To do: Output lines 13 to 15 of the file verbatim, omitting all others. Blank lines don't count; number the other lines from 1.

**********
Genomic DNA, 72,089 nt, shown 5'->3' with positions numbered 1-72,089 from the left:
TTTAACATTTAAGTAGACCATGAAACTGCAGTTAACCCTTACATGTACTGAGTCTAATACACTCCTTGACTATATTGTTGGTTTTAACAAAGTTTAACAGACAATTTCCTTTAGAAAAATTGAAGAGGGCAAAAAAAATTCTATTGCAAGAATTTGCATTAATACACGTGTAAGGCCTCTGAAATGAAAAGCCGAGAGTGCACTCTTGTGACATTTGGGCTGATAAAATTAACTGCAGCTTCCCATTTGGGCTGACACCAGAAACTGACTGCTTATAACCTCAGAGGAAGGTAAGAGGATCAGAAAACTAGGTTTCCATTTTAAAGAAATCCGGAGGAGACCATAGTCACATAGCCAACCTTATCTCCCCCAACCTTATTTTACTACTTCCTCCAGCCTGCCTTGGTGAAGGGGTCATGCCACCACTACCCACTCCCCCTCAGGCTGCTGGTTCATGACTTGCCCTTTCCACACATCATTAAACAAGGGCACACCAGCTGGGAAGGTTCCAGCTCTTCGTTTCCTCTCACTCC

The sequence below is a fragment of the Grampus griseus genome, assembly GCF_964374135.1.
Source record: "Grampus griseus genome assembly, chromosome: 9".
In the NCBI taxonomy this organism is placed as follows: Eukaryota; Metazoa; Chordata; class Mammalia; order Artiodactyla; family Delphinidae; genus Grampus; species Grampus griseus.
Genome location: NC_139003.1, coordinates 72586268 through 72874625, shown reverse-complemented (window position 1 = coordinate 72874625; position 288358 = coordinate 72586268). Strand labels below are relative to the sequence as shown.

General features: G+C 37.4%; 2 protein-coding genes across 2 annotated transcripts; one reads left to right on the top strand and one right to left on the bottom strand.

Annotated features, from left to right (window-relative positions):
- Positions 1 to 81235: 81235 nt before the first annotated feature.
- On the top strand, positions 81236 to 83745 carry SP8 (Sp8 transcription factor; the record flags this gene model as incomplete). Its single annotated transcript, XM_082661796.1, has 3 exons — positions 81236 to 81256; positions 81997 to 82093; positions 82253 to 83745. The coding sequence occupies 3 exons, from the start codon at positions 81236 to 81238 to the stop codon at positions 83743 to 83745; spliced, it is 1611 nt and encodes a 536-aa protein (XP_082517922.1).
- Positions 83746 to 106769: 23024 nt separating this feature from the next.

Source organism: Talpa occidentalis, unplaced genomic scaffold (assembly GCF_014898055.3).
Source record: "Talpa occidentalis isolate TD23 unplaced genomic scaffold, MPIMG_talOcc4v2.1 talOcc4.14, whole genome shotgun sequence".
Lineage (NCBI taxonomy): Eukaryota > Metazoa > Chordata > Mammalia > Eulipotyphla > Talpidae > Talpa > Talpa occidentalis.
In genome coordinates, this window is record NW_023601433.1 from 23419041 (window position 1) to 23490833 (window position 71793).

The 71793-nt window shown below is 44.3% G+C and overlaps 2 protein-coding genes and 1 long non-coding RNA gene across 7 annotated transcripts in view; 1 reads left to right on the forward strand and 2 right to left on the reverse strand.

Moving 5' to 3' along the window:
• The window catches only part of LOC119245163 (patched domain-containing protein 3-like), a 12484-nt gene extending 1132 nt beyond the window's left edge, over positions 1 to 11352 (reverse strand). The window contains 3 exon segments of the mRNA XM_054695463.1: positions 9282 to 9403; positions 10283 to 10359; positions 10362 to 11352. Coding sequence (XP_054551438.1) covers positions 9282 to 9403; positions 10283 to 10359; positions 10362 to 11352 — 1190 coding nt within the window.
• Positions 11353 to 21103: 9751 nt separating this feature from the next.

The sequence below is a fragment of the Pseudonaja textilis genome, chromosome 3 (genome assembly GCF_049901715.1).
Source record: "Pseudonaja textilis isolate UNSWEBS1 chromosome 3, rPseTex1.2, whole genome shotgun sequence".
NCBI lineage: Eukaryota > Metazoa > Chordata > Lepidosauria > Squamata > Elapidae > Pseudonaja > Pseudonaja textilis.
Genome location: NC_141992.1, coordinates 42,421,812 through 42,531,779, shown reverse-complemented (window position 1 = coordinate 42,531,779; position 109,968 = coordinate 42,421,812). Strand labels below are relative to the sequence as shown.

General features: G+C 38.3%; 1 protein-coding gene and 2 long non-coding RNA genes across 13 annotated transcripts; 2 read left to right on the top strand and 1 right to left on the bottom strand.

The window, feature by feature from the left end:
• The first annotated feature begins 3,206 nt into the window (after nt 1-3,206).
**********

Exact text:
Source record: "Talpa occidentalis isolate TD23 unplaced genomic scaffold, MPIMG_talOcc4v2.1 talOcc4.14, whole genome shotgun sequence".
Lineage (NCBI taxonomy): Eukaryota > Metazoa > Chordata > Mammalia > Eulipotyphla > Talpidae > Talpa > Talpa occidentalis.
In genome coordinates, this window is record NW_023601433.1 from 23419041 (window position 1) to 23490833 (window position 71793).